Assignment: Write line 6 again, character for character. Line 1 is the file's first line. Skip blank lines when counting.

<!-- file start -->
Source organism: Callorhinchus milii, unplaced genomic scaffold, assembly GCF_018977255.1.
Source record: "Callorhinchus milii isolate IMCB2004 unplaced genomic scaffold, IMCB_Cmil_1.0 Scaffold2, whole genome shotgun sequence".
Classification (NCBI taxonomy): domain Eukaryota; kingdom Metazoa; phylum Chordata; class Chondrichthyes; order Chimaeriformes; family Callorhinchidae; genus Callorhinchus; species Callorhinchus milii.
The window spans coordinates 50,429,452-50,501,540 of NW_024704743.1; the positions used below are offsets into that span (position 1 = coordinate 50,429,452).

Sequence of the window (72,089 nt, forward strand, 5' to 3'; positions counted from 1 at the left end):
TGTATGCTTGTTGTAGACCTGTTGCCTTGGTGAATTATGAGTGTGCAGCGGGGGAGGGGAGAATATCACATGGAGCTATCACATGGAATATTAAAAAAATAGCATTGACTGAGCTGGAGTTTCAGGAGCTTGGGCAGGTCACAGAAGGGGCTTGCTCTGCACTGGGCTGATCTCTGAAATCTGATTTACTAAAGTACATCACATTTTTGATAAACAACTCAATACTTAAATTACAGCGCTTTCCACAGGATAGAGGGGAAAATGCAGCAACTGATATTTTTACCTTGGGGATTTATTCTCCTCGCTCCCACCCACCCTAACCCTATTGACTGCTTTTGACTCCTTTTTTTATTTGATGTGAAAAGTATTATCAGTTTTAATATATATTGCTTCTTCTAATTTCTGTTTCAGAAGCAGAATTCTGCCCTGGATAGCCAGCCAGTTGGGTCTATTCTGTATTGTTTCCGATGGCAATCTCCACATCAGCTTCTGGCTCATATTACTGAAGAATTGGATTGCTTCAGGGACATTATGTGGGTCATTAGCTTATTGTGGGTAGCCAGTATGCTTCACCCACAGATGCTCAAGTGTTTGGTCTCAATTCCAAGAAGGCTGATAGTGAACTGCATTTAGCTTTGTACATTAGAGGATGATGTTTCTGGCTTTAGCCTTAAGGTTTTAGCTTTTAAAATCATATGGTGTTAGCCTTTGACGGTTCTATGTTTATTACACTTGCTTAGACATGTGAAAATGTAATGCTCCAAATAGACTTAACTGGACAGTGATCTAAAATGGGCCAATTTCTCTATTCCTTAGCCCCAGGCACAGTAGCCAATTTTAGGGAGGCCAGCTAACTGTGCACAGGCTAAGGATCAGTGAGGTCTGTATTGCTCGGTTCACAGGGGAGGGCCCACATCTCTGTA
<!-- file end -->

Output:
TGTATGCTTGTTGTAGACCTGTTGCCTTGGTGAATTATGAGTGTGCAGCGGGGGAGGGGAGAATATCACATGGAGCTATCACATGGAATATTAAAAAAATAGCATTGACTGAGCTGGAGTTTCAGGAGCTTGGGCAGGTCACAGAAGGGGCTTGCTCTGCACTGGGCTGATCTCTGAAATCTGATTTACTAAAGTACATCACATTTTTGATAAACAACTCAATACTTAAATTACAGCGCTTTCCACAGGATAGAGGGGAAAATGCAGCAACTGATATTTTTACCTTGGGGATTTATTCTCCTCGCTCCCACCCACCCTAACCCTATTGACTGCTTTTGACTCCTTTTTTTATTTGATGTGAAAAGTATTATCAGTTTTAATATATATTGCTTCTTCTAATTTCTGTTTCAGAAGCAGAATTCTGCCCTGGATAGCCAGCCAGTTGGGTCTATTCTGTATTGTTTCCGATGGCAATCTCCACATCAGCTTCTGGCTCATATTACTGAAGAATTGGATTGCTTCAGGGACATTATGTGGGTCATTAGCTTATTGTGGGTAGCCAGTATGCTTCACCCACAGATGCTCAAGTGTTTGGTCTCAATTCCAAGAAGGCTGATAGTGAACTGCATTTAGCTTTGTACATTAGAGGATGATGTTTCTGGCTTTAGCCTTAAGGTTTTAGCTTTTAAAATCATATGGTGTTAGCCTTTGACGGTTCTATGTTTATTACACTTGCTTAGACATGTGAAAATGTAATGCTCCAAATAGACTTAACTGGACAGTGATCTAAAATGGGCCAATTTCTCTATTCCTTAGCCCCAGGCACAGTAGCCAATTTTAGGGAGGCCAGCTAACTGTGCACAGGCTAAGGATCAGTGAGGTCTGTATTGCTCGGTTCACAGGGGAGGGCCCACATCTCTGTA